While answer(s) to the above is awaited from UNIBEN leadership, another argument by the VC that cannot hold water when faced with embarrassing fact is her statement that; “Early registration is critical for effective operations of the university; it provides insight into the students’ volume/demand and allows for smarter planning to ensure that we have enough staff, courses and funding supporting our students accordingly. It is important to note that in the past, other non-financial interventions in attempts to urge early registration have failed.”
If that is the true position, it may again necessitate the question as to the logic/reason behind outrageous and out of order acceptance fees charged by the UNIBEN management?
Take as another illustration, presently, new students pay about N63,000.00 for Education, Management and Engineering faculties, while Medical students are made to cough out about N75,000 as acceptance fees.
Comparatively, while UNIBEN charges the above, other federal universities such as; the University of Lagos (UNILAG), the Federal University of Petroleum and Resources (FUPRA), Warri, Delta State and the Federal University of Agriculture (FUUNAB), Abeokuta, Ogun State, receive amounts that are far low. These are verifiable facts.
By this analysis, the UNIBEN’s clumsy and discomforting attitude to the fresh students is led bare. Against this backdrop, the question that, begs for an answer(s) is; how did UNIBEN arrive at the above fees in the first instance?
I hold the opinion that the university needs a new vision and students-friendly reforms and policies that will re-engineer quality and affordable education.
Jerome-Mario Utomi is the Programme Coordinator (Media and Public Policy), Social and Economic Justice Advocacy (SEJA), Lagos. He could be reached via email@example.com/08032725374.
Oyo TESCOM Boss Urges Students to Shun Exam Malpractice
By Modupe Gbadeyanka
The Executive Chairman of the Teaching Service Commission (TESCOM) in Oyo State, Mr Akinade Alamu, has cautioned students, especially candidates sitting for the ongoing school-based West African Senior School Certificate Examinations (WASSCE) nationwide, to shun all forms of malpractice.
Mr Alamu made this warning during an inspection of schools in the state, noting that the state government wishes students in the state well in the ongoing examination, reiterating the Oyo State government’s commitment to promoting education in the state.
Also, the Secretary to the State Government of Oyo State, Mrs Olubamiwo Adeosun, has commended some young awardees for their brilliant performances at the just concluded Mathematics competition held in Kano State.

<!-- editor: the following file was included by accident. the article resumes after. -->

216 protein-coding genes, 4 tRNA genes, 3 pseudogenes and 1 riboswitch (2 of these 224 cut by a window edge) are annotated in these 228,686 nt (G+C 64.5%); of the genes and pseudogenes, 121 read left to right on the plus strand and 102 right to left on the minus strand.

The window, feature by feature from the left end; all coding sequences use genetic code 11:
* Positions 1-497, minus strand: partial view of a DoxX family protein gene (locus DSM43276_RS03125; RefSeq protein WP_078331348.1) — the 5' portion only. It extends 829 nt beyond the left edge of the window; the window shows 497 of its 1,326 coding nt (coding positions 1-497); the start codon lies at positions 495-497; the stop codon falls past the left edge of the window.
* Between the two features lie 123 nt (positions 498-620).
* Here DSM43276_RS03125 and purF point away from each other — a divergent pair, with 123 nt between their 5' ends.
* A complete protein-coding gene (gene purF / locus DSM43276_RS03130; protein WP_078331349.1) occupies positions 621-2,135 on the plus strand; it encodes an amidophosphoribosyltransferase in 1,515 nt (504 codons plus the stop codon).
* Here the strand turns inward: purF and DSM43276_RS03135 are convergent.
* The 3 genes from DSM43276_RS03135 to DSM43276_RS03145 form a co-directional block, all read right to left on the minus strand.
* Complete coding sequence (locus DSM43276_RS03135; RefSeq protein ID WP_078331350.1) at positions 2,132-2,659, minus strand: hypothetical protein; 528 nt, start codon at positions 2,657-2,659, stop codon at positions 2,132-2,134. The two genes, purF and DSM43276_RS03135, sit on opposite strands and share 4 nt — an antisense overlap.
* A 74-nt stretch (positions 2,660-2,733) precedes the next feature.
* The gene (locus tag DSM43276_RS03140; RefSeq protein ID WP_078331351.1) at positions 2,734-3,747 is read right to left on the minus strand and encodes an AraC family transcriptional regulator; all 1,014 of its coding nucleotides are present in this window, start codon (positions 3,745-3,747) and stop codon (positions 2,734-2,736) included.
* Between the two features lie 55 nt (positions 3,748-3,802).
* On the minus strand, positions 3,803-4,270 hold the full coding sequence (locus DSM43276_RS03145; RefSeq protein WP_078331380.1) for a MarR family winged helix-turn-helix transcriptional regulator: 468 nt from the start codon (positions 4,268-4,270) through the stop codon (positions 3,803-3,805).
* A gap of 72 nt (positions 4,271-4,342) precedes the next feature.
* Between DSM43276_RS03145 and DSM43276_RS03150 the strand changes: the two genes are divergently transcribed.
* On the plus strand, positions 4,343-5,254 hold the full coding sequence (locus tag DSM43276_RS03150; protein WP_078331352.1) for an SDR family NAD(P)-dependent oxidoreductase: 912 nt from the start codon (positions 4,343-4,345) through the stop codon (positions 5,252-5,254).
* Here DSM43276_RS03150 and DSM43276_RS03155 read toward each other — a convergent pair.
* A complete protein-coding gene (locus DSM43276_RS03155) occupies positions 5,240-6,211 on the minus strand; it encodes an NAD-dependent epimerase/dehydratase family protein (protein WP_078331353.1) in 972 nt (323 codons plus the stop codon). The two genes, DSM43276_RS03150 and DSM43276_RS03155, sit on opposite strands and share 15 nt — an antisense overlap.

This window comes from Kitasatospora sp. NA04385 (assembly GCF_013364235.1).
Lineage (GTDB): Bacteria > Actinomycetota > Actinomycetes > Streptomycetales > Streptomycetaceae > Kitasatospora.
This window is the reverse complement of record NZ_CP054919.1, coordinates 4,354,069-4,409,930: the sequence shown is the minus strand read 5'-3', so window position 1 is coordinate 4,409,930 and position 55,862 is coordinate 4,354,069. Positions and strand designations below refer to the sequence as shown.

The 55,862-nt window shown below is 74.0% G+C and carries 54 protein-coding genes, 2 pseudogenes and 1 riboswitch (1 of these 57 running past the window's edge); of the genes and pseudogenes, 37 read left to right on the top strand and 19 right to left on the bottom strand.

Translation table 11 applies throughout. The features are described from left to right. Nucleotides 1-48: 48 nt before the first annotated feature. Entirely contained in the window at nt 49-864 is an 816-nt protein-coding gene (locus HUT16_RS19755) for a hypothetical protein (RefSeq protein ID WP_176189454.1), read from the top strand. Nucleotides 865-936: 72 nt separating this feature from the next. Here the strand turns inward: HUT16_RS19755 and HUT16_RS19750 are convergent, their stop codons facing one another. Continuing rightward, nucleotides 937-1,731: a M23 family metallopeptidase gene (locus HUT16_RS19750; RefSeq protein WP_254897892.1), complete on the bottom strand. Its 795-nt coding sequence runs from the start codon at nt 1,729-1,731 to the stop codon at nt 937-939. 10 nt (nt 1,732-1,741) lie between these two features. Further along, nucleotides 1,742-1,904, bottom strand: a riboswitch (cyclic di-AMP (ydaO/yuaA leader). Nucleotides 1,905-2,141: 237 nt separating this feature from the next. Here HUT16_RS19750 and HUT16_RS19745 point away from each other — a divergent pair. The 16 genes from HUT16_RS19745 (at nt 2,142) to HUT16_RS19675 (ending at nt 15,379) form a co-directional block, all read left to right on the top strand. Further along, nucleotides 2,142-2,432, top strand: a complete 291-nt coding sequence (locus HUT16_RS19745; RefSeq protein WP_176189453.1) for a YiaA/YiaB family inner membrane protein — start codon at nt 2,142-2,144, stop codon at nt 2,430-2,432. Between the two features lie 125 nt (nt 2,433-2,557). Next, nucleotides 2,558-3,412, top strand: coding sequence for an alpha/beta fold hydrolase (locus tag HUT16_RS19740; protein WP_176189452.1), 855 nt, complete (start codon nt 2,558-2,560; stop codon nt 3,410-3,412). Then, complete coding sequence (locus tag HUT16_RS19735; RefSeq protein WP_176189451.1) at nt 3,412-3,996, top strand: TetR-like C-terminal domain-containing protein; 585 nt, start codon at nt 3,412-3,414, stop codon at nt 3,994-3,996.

Business Post gathered that eight students of primary, junior and senior secondary schools in the state with various awards for their outstanding performances at the just concluded 2021 Nigeria National Mathematics and Olympiad competition were rewarded last Thursday.
At the awards ceremony held in Ibadan, the senior government official noted that the students, who represented Oyo State at the competition, have set unprecedented records and kept the flag of the state flying.
At the competition, Oladunni Success and Olarinde Pleasant won the first prize in the Primary category respectively.
Also, Ibrahim Muhammed, Ajamu Caleb, won second positions for the junior category, while Adeeko Toluwanimi and Aina Samuel won second positions in the senior category respectively.
In addition, Oladunni Success and Adeeko Toluwani won the second position in the Written Olympiad Competition for the primary and senior category, with Aina Boluwatife won the third position in the junior category.
Mrs Adeosun, who noted that the Oyo State Government recognises the students as champions, said, “Oyo State young ambassadors performed excellently well by winning through all categories of the Mathematics competition.
“Several schools in the 36 states of Nigeria participated in the competition, where the Oyo state representatives gained ascendancy over their counterparts from other states.”
While Mrs Adeosun appreciated the parents and principals of schools for their support, she commended the students and encouraged them to maintain the spirit of hard work in their future endeavours.
The SSG also reiterated Oyo State Government’s commitment to training teachers to improve the learning outcome in schools and to continue sponsoring educational programmes in the state.
The Oyo State scribe noted that before the emergence of the present administration, Oyo State was rated number 27 among thirty-six states of the federation in external examination.
She, however, said that as a result of the good interventions and commitment of the present administration, Oyo State was now rated number 11, hoping for better excellent performance in the education sector.